Food Research International 1995; 28(1): 9-16
Stability of bovine immunoglobulins to thermal treatment and processing
E Li-Chan, A Kummer, J N Losso, D D Kitts, S Nakai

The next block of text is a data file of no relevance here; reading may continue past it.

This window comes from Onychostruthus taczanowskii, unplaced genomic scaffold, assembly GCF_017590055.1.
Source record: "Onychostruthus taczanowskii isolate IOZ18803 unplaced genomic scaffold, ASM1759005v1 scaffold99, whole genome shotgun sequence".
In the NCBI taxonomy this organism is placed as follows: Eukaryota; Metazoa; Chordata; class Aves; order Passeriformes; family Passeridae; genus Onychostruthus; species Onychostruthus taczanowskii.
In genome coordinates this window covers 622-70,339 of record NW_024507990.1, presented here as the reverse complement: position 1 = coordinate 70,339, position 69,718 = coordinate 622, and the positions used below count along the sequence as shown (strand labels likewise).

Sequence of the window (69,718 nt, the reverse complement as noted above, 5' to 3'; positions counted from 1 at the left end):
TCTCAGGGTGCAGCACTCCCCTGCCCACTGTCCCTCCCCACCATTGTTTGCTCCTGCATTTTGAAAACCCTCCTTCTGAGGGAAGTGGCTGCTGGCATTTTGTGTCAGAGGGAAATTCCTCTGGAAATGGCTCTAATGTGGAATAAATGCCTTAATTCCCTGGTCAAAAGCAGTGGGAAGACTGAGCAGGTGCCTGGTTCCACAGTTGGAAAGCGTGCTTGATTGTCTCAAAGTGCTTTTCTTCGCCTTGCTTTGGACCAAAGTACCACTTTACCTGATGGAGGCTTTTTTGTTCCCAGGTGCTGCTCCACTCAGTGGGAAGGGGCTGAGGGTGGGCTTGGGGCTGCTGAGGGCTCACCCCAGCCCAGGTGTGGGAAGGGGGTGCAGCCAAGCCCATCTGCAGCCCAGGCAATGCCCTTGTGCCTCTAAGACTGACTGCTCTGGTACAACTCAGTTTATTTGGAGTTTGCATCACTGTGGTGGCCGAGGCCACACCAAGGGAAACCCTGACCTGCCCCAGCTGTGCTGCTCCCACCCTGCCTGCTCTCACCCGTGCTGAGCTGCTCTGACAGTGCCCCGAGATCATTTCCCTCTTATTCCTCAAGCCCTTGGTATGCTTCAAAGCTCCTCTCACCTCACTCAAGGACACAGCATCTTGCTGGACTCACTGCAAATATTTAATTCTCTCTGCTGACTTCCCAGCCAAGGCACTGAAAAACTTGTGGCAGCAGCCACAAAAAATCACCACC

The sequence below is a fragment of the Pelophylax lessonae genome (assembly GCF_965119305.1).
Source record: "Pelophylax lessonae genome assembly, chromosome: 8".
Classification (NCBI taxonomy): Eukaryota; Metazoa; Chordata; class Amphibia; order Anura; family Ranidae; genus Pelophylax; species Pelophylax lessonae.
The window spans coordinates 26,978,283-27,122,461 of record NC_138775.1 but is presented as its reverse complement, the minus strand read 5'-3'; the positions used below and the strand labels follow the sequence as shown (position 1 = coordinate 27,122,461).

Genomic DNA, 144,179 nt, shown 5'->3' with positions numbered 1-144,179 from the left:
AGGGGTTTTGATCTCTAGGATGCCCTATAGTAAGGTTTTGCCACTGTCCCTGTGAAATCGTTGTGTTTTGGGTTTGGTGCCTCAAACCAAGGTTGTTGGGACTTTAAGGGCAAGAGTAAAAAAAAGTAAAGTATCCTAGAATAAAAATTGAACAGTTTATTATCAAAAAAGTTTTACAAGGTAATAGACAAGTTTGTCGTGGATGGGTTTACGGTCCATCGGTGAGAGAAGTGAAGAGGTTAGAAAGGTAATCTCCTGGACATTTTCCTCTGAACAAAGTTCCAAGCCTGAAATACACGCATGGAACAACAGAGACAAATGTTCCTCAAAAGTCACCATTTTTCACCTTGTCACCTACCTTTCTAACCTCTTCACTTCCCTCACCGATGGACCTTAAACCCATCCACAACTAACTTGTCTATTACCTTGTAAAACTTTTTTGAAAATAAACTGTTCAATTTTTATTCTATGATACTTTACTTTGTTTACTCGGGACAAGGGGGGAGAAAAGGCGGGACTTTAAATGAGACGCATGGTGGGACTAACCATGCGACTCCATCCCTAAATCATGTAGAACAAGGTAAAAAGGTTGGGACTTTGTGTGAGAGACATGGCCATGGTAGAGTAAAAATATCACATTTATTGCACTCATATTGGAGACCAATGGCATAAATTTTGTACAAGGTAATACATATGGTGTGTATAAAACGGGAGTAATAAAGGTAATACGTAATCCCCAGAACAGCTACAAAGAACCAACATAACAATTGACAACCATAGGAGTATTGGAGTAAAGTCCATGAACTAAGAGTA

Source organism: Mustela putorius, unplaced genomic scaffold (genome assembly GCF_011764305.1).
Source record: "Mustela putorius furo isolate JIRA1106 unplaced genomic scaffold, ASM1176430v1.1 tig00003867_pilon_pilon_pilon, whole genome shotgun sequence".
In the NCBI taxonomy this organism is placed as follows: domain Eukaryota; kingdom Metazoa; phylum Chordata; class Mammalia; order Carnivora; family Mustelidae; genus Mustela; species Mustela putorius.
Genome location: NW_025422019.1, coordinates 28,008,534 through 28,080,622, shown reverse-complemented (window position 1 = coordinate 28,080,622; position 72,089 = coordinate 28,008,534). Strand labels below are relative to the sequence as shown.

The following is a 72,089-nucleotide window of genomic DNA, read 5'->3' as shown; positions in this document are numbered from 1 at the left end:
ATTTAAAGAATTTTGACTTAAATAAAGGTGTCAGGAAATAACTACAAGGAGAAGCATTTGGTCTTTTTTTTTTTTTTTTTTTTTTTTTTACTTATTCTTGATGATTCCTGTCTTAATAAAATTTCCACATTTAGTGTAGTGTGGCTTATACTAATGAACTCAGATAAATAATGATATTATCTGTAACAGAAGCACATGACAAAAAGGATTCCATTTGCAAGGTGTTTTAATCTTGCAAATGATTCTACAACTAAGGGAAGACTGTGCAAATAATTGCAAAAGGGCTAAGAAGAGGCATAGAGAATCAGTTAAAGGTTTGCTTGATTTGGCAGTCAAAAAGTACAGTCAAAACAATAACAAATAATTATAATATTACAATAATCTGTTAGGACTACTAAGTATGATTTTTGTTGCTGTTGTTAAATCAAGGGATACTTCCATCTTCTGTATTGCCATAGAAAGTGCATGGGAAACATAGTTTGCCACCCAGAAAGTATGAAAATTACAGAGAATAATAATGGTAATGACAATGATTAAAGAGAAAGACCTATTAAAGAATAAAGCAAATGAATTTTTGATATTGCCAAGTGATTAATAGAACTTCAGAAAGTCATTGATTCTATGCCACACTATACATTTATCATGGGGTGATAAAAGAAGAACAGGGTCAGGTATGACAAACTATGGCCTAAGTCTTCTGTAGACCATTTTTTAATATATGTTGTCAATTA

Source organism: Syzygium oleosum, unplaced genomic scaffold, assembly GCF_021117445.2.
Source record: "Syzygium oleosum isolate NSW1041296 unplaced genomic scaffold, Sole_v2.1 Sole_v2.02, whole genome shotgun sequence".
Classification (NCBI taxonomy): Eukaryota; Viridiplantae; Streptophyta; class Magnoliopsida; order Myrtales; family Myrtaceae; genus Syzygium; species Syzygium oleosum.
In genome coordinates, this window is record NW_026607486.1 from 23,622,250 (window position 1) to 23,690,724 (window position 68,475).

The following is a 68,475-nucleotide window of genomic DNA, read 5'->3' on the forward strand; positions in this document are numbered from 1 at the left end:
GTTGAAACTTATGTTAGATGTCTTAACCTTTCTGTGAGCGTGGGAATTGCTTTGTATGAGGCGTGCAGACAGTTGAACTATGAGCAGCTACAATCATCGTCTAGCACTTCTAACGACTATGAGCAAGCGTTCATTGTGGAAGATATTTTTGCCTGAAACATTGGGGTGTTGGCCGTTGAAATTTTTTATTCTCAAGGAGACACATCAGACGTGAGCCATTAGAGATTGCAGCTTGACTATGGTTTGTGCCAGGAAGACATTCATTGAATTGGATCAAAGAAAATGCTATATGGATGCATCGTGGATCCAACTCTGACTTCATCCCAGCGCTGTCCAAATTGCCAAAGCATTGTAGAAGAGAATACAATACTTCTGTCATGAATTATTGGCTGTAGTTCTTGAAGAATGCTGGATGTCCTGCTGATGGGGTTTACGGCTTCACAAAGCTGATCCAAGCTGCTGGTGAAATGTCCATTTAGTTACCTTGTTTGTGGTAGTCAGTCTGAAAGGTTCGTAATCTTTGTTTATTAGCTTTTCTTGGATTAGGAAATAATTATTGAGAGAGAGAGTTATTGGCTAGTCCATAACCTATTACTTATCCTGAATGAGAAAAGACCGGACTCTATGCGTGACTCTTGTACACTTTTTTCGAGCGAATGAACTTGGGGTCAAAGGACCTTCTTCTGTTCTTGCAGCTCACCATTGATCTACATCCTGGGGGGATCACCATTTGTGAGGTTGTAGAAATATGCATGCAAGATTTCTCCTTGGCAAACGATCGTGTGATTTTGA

Thermal stability of bovine immunoglobulin (IgG) in model systems and in commercially processed milk products was investigated. Bovine serum IgG dissolved in either phosphate buffered saline (PBS), boiled milk or ultra high temperature (UHT) sterilized milk was heated at temperatures ranging from 62.7 °C to 80 °C. The D-values ranged from 90, 200 and 170 s at 80 °C to 25.5, 27.2 and 32.8 min at 72 °C for IgG in PBS, boiled milk and UHT milk, respectively. These results suggest slightly greater thermal stability of IgG in milk than in phosphate buffer. IgG content was not changed after 30 min at 62.7 °C, nor by holding for 24 h at either ambient temperature or 4 °C. Over the temperature range from 72 ° to 80 °C, z-values were 6.7, 8.9 and 8.5 °C, and energies of activation were 353.5, 258.2 and 298.5 kJ mol−1 for thermal destruction of bovine serum IgG in PBS, boiled milk and UHT milk, respectively. These findings in model systems suggest that commercial pasteurization processes should not result in complete destruction of IgG. Comparison of IgG content in raw milks and corresponding HTST-pasteurized milks of varying fat content indicated 59–76% retention after pasteurization, with no apparent effect by either homogenization, skimming or standardization to 1 or 2% fat levels. The IgG contents and specific antibody activity against lipopolysaccharide fractions of five bacteria were determined for several commercially processed milk products. HTST-pasteurized milks, reconstituted skim milk powder and whey from cheddar cheese production all showed high levels of IgG and specific antibody activity. However, canned evaporated milk and ultra high temperature (UHT) sterilized milk had little or no IgG. This study demonstrates the dependence of bovine IgG stability in milk products on severity of thermal treatment used in various commercial processes.